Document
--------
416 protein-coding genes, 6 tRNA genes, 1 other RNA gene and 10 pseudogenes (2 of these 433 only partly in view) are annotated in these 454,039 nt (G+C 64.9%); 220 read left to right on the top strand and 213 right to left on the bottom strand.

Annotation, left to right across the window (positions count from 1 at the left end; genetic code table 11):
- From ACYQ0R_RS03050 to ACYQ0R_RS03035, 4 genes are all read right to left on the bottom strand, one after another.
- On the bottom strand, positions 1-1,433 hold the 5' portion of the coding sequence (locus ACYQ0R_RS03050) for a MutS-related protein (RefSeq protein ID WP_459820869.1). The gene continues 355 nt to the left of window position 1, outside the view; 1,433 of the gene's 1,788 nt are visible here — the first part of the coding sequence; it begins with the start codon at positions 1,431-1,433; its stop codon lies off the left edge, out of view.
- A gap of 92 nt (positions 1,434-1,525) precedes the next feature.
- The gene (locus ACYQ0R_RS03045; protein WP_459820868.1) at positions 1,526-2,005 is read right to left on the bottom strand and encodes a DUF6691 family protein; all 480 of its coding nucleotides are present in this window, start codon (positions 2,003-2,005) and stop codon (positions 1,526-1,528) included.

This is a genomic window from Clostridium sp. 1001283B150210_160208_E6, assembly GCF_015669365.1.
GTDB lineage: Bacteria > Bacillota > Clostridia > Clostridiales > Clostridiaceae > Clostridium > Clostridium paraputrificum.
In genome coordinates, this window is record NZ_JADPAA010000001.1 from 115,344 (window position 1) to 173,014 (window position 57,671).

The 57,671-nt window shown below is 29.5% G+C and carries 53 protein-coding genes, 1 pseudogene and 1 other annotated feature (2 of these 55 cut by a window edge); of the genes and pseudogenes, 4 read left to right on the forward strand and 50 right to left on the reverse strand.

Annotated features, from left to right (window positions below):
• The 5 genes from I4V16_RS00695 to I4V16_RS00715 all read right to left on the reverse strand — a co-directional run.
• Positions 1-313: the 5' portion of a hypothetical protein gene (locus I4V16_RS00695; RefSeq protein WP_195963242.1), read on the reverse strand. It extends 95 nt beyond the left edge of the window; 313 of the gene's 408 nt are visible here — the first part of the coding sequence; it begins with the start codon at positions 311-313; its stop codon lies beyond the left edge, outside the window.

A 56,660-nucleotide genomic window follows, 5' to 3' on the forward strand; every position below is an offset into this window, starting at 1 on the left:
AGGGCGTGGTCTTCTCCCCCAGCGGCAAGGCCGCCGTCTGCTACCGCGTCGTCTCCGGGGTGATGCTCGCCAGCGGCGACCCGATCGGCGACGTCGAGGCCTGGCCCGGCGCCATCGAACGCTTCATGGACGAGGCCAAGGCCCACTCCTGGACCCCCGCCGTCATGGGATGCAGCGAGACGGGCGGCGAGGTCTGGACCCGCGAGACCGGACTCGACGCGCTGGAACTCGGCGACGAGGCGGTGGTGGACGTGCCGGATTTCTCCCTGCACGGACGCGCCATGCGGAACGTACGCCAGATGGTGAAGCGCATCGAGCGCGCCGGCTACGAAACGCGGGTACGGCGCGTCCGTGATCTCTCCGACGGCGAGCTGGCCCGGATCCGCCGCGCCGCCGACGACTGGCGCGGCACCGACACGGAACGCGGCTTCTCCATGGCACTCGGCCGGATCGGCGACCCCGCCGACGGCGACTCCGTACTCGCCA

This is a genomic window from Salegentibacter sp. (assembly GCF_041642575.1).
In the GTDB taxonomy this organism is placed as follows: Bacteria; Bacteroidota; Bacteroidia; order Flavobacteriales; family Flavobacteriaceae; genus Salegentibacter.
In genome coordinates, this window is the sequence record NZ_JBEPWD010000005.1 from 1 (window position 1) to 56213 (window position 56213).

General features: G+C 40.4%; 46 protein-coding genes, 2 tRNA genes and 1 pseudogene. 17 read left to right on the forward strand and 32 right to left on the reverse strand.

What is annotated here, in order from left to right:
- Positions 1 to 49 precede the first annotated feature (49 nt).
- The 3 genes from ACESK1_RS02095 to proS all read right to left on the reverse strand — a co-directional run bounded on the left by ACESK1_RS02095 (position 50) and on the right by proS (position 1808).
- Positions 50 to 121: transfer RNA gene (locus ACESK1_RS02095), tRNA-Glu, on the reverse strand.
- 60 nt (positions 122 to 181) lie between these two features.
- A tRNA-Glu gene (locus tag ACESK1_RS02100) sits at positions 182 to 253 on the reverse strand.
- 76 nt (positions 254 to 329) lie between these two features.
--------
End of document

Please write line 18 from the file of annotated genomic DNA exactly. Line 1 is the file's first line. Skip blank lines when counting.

In genome coordinates, this window is the sequence record NZ_JBEPWD010000005.1 from 1 (window position 1) to 56213 (window position 56213).